Put leftover ingredients to good use with this rich chocolate pudding. (Photo by Tressa Dale/Peninsula Clarion)

Put leftover ingredients to good use with this rich chocolate pudding. (Photo by Tressa Dale/Peninsula Clarion)

Pudding to the rescue

Chocolate dessert saves a feast gone awry.

My husband calls this year’s Thanksgiving Day ‘the red wedding’ because by the end of the night it became clear that our festivities had been infiltrated by a violent, sneaky enemy with nefarious intent … a terrible stomach bug.

By the end of the night, four of us were down with it, and the rest followed in the days after. For days we could stomach very little except those dairy-free dinner rolls (thank goodness I made so many), which means that now, after all the traveling family has departed, we are absolutely inundated with food that needs to be eaten before it’s wasted.

Our poor stomachs, however, are still not quite up to the task, so I have the challenge of transforming these leftovers and ingredients into foods that we can stomach now, or that can be frozen and eaten later.

Mashed potatoes turn into perogies to be frozen, and fresh onions, garlic, mushrooms and peppers turn into a pot of vegetarian spaghetti sauce to be canned.

The difficult ingredient that doesn’t transform for storage well is the whole milk, and we have gallons of it.

My son usually drinks about his body weight in milk every day but, having also come down with RSV (lucky me), his little appetite is severely lacking, so in the interest of getting some much-needed calories in him, I came up with a dish that will use up a lot of milk, and that even the sickest toddler would never refuse: chocolate pudding.


4 cups whole or 2% milk (whole is best)

1 cup sugar

½ cup cocoa powder

4 egg yolks

13 cup cornstarch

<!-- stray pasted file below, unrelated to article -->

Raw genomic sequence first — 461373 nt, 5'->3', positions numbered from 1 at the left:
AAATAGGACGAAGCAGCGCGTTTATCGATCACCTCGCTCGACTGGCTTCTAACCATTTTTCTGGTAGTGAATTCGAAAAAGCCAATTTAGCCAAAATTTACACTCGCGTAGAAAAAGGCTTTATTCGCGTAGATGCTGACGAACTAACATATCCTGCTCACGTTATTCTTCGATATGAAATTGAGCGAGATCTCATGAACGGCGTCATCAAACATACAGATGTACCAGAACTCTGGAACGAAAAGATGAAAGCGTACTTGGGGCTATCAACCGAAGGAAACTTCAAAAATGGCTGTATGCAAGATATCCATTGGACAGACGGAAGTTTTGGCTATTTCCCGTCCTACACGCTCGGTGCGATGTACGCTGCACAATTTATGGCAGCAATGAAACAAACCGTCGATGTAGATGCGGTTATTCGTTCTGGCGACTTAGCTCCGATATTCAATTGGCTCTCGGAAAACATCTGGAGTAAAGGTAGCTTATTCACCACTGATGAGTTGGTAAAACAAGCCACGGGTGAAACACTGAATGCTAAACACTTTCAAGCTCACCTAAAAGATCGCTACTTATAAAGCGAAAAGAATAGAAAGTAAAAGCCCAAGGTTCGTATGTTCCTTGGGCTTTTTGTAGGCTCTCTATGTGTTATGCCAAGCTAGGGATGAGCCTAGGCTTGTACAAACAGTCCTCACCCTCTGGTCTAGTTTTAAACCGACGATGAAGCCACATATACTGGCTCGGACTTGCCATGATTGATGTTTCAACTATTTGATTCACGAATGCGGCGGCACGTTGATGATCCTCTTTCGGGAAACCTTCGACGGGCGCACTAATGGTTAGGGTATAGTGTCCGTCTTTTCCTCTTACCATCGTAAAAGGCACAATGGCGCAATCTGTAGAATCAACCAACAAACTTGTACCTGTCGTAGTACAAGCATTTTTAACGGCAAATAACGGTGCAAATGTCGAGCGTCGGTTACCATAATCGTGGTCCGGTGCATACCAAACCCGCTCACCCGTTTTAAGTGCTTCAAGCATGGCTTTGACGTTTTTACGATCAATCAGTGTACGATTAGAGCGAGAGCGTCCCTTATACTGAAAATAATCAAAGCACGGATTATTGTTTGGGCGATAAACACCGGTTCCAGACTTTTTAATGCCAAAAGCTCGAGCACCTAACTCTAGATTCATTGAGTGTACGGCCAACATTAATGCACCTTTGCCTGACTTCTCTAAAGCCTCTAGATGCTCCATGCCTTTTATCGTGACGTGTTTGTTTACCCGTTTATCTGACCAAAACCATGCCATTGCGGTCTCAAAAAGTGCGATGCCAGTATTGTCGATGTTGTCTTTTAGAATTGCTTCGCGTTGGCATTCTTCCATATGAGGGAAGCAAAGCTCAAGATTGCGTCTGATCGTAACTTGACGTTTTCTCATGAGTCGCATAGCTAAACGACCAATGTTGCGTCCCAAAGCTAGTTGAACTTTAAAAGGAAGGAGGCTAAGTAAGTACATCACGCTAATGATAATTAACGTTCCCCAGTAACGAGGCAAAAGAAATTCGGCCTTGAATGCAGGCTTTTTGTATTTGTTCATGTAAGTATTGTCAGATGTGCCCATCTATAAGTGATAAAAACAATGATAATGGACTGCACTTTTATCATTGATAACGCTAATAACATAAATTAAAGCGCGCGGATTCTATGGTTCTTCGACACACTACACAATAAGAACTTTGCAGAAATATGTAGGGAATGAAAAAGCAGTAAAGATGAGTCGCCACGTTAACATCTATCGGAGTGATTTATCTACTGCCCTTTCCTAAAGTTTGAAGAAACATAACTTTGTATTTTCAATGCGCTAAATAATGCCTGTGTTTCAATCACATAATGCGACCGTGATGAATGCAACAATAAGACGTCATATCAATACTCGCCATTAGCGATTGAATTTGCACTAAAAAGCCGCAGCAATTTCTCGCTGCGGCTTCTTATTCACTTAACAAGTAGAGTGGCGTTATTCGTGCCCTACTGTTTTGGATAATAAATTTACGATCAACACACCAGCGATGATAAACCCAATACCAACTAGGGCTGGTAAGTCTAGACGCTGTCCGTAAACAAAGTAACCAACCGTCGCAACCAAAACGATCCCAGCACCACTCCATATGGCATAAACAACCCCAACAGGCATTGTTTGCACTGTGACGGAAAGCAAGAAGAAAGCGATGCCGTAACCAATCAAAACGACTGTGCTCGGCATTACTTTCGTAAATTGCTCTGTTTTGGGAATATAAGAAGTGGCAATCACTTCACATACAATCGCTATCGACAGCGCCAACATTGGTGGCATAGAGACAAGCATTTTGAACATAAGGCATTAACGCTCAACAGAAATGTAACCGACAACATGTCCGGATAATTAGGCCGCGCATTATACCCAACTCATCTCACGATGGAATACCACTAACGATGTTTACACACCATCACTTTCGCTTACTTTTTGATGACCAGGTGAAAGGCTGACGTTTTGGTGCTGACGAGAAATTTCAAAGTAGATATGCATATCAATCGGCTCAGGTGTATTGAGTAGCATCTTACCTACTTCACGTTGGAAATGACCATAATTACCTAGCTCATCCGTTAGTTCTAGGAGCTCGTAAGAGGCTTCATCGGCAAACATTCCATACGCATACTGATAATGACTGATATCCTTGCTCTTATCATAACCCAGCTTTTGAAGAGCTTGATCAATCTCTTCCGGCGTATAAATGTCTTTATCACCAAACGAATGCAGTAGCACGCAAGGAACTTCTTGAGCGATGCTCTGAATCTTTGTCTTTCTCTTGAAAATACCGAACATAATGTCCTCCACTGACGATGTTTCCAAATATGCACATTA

pinch of salt

1 teaspoon vanilla extract

2 tablespoons butter


Set milk over low heat in a heavy-bottomed saucepan.

Whisk together sugar, cocoa powder, egg yolks, cornstarch and salt until thoroughly combined into a paste.

When the milk is just steaming, take it off the heat and add to your egg mixture a splash at a time, whisking until completely combined before adding another splash. This process is called “tempering” and will help the eggs come up to a safely cooked temperature without curdling. When half of the milk has been added, pour the rest into the egg mixture, whisk to combine, and return to the stove on medium heat.

Cook, gently but continuously whisking, until the pudding begins to thicken. Then turn off the heat and continue whisking for 3 minutes, somewhat more vigorously now, to prevent the pudding from overcooking and producing an “eggy” flavor.

After the 3 minutes, add your vanilla extract and butter.

Strain through a fine-mesh strainer to remove any lumps, cover with plastic wrap, pressing the wrap all the way down onto the pudding (this prevents a skin) and move into the refrigerator to cool completely, at least 4 hours, before serving.

This recipe makes a very rich pudding, so enjoy in responsible portions: about ½ cup per adult, 1⁄3 cup for kids, ¼ cup for toddlers. Top with berries and pomegranate arils to add some fiber and vitamins. Simply leave out the cocoa powder and add another teaspoon of vanilla extract if you would like vanilla pudding instead.

Our uninvited guest left a wake of destruction behind it that would last for many days, but I believe we were triumphant in the end.

Now that it’s well behind us, I can see the humor in it, and we can laugh as we tell stories of the Thanksgiving when we all got sick.

Although the leftovers looked a little different this year, (I didn’t have a single day-after sandwich) I’m proud of myself for salvaging as much as I did.

The sweet potato gratin, however, had to be a casualty of the battle, because I cannot stand to even look at it. Maybe ever again.

Tressa Dale is a culinary and pastry school graduate and U.S. Navy veteran from Anchorage. She lives in Nikiski with her husband, 2-year-old son and two black cats.

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